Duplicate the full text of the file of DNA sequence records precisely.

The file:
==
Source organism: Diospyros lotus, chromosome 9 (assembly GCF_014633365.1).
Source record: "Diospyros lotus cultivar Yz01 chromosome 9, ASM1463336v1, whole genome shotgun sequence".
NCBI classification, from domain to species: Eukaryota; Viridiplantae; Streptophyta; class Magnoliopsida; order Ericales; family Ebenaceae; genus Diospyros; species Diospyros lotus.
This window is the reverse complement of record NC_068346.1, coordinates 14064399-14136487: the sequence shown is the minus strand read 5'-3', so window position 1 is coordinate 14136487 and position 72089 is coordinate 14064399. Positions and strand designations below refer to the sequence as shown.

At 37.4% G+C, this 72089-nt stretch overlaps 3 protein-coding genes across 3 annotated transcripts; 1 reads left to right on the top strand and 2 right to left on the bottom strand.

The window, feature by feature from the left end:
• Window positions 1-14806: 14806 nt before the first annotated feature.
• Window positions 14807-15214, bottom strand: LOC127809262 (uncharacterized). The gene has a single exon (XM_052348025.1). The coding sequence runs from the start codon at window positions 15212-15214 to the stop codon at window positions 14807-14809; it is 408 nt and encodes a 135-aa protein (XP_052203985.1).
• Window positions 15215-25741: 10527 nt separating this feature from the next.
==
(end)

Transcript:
Source organism: Diospyros lotus, chromosome 9 (assembly GCF_014633365.1).
Source record: "Diospyros lotus cultivar Yz01 chromosome 9, ASM1463336v1, whole genome shotgun sequence".
NCBI classification, from domain to species: Eukaryota; Viridiplantae; Streptophyta; class Magnoliopsida; order Ericales; family Ebenaceae; genus Diospyros; species Diospyros lotus.
This window is the reverse complement of record NC_068346.1, coordinates 14064399-14136487: the sequence shown is the minus strand read 5'-3', so window position 1 is coordinate 14136487 and position 72089 is coordinate 14064399. Positions and strand designations below refer to the sequence as shown.

At 37.4% G+C, this 72089-nt stretch overlaps 3 protein-coding genes across 3 annotated transcripts; 1 reads left to right on the top strand and 2 right to left on the bottom strand.

The window, feature by feature from the left end:
• Window positions 1-14806: 14806 nt before the first annotated feature.
• Window positions 14807-15214, bottom strand: LOC127809262 (uncharacterized). The gene has a single exon (XM_052348025.1). The coding sequence runs from the start codon at window positions 15212-15214 to the stop codon at window positions 14807-14809; it is 408 nt and encodes a 135-aa protein (XP_052203985.1).
• Window positions 15215-25741: 10527 nt separating this feature from the next.